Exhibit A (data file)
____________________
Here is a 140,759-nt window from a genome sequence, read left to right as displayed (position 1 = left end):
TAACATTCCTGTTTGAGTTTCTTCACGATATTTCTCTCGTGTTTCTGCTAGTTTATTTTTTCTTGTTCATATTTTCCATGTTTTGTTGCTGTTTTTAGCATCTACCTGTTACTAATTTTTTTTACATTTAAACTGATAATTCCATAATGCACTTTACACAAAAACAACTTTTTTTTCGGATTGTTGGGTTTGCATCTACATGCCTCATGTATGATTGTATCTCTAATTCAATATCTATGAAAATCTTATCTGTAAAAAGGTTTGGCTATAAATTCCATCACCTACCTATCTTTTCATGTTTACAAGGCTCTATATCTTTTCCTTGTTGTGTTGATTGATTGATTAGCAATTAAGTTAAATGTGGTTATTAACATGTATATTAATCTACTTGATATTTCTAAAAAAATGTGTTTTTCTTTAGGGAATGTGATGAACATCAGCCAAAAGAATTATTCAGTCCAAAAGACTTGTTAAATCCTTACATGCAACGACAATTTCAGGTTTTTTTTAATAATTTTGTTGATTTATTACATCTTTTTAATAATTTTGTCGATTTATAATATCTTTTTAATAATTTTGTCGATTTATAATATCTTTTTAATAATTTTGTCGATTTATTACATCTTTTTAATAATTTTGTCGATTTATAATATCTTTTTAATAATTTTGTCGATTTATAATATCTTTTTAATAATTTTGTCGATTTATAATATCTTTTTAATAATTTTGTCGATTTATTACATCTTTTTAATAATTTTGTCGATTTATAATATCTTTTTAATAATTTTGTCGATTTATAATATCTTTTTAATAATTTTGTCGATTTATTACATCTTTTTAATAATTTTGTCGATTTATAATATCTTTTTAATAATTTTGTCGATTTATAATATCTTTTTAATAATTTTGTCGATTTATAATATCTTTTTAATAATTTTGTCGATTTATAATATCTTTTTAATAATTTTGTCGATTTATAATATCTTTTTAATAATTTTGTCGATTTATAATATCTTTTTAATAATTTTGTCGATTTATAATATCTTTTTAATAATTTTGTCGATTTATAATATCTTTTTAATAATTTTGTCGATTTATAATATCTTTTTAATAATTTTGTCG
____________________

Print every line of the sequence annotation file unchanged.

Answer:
Here is a 140,759-nt window from a genome sequence, read left to right as displayed (position 1 = left end):
TAACATTCCTGTTTGAGTTTCTTCACGATATTTCTCTCGTGTTTCTGCTAGTTTATTTTTTCTTGTTCATATTTTCCATGTTTTGTTGCTGTTTTTAGCATCTACCTGTTACTAATTTTTTTTACATTTAAACTGATAATTCCATAATGCACTTTACACAAAAACAACTTTTTTTTCGGATTGTTGGGTTTGCATCTACATGCCTCATGTATGATTGTATCTCTAATTCAATATCTATGAAAATCTTATCTGTAAAAAGGTTTGGCTATAAATTCCATCACCTACCTATCTTTTCATGTTTACAAGGCTCTATATCTTTTCCTTGTTGTGTTGATTGATTGATTAGCAATTAAGTTAAATGTGGTTATTAACATGTATATTAATCTACTTGATATTTCTAAAAAAATGTGTTTTTCTTTAGGGAATGTGATGAACATCAGCCAAAAGAATTATTCAGTCCAAAAGACTTGTTAAATCCTTACATGCAACGACAATTTCAGGTTTTTTTTAATAATTTTGTTGATTTATTACATCTTTTTAATAATTTTGTCGATTTATAATATCTTTTTAATAATTTTGTCGATTTATAATATCTTTTTAATAATTTTGTCGATTTATTACATCTTTTTAATAATTTTGTCGATTTATAATATCTTTTTAATAATTTTGTCGATTTATAATATCTTTTTAATAATTTTGTCGATTTATAATATCTTTTTAATAATTTTGTCGATTTATTACATCTTTTTAATAATTTTGTCGATTTATAATATCTTTTTAATAATTTTGTCGATTTATAATATCTTTTTAATAATTTTGTCGATTTATTACATCTTTTTAATAATTTTGTCGATTTATAATATCTTTTTAATAATTTTGTCGATTTATAATATCTTTTTAATAATTTTGTCGATTTATAATATCTTTTTAATAATTTTGTCGATTTATAATATCTTTTTAATAATTTTGTCGATTTATAATATCTTTTTAATAATTTTGTCGATTTATAATATCTTTTTAATAATTTTGTCGATTTATAATATCTTTTTAATAATTTTGTCGATTTATAATATCTTTTTAATAATTTTGTCGATTTATAATATCTTTTTAATAATTTTGTCG